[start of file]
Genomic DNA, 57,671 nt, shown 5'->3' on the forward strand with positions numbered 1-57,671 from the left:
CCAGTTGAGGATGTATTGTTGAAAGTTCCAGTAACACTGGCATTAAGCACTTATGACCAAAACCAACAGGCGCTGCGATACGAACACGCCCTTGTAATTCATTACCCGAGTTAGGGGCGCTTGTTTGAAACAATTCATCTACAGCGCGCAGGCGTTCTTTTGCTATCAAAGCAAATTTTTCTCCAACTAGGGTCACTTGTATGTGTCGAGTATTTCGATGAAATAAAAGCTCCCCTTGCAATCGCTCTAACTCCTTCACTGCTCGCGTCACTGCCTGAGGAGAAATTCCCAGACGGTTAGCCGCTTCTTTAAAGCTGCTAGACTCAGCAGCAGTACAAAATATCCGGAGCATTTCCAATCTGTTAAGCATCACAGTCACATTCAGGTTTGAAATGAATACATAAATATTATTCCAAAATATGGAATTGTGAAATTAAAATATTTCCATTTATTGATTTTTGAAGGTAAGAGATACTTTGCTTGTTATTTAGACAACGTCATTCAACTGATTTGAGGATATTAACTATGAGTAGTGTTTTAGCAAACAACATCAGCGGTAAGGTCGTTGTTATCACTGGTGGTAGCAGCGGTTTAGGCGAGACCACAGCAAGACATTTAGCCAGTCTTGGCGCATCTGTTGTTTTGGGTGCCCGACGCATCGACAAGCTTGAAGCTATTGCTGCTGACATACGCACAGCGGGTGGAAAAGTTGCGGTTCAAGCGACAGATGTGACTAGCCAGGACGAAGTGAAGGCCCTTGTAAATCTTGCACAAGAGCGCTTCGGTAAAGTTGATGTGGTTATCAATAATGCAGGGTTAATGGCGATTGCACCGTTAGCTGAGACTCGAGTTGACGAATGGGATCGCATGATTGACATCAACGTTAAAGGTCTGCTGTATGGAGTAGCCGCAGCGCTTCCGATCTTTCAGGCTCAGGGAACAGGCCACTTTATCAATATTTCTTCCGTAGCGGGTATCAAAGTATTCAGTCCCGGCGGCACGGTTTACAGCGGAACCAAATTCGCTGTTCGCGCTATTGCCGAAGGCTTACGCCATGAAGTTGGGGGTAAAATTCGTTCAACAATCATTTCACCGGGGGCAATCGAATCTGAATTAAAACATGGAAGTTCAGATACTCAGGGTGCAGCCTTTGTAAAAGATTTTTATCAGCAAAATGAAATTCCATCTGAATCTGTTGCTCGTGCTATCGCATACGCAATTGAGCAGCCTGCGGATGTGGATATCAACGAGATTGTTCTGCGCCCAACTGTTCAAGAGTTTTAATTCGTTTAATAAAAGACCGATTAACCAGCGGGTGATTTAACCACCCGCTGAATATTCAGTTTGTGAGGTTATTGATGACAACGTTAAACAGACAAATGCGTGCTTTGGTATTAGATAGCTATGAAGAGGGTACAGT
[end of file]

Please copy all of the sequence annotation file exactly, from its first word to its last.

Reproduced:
Genomic DNA, 57,671 nt, shown 5'->3' on the forward strand with positions numbered 1-57,671 from the left:
CCAGTTGAGGATGTATTGTTGAAAGTTCCAGTAACACTGGCATTAAGCACTTATGACCAAAACCAACAGGCGCTGCGATACGAACACGCCCTTGTAATTCATTACCCGAGTTAGGGGCGCTTGTTTGAAACAATTCATCTACAGCGCGCAGGCGTTCTTTTGCTATCAAAGCAAATTTTTCTCCAACTAGGGTCACTTGTATGTGTCGAGTATTTCGATGAAATAAAAGCTCCCCTTGCAATCGCTCTAACTCCTTCACTGCTCGCGTCACTGCCTGAGGAGAAATTCCCAGACGGTTAGCCGCTTCTTTAAAGCTGCTAGACTCAGCAGCAGTACAAAATATCCGGAGCATTTCCAATCTGTTAAGCATCACAGTCACATTCAGGTTTGAAATGAATACATAAATATTATTCCAAAATATGGAATTGTGAAATTAAAATATTTCCATTTATTGATTTTTGAAGGTAAGAGATACTTTGCTTGTTATTTAGACAACGTCATTCAACTGATTTGAGGATATTAACTATGAGTAGTGTTTTAGCAAACAACATCAGCGGTAAGGTCGTTGTTATCACTGGTGGTAGCAGCGGTTTAGGCGAGACCACAGCAAGACATTTAGCCAGTCTTGGCGCATCTGTTGTTTTGGGTGCCCGACGCATCGACAAGCTTGAAGCTATTGCTGCTGACATACGCACAGCGGGTGGAAAAGTTGCGGTTCAAGCGACAGATGTGACTAGCCAGGACGAAGTGAAGGCCCTTGTAAATCTTGCACAAGAGCGCTTCGGTAAAGTTGATGTGGTTATCAATAATGCAGGGTTAATGGCGATTGCACCGTTAGCTGAGACTCGAGTTGACGAATGGGATCGCATGATTGACATCAACGTTAAAGGTCTGCTGTATGGAGTAGCCGCAGCGCTTCCGATCTTTCAGGCTCAGGGAACAGGCCACTTTATCAATATTTCTTCCGTAGCGGGTATCAAAGTATTCAGTCCCGGCGGCACGGTTTACAGCGGAACCAAATTCGCTGTTCGCGCTATTGCCGAAGGCTTACGCCATGAAGTTGGGGGTAAAATTCGTTCAACAATCATTTCACCGGGGGCAATCGAATCTGAATTAAAACATGGAAGTTCAGATACTCAGGGTGCAGCCTTTGTAAAAGATTTTTATCAGCAAAATGAAATTCCATCTGAATCTGTTGCTCGTGCTATCGCATACGCAATTGAGCAGCCTGCGGATGTGGATATCAACGAGATTGTTCTGCGCCCAACTGTTCAAGAGTTTTAATTCGTTTAATAAAAGACCGATTAACCAGCGGGTGATTTAACCACCCGCTGAATATTCAGTTTGTGAGGTTATTGATGACAACGTTAAACAGACAAATGCGTGCTTTGGTATTAGATAGCTATGAAGAGGGTACAGT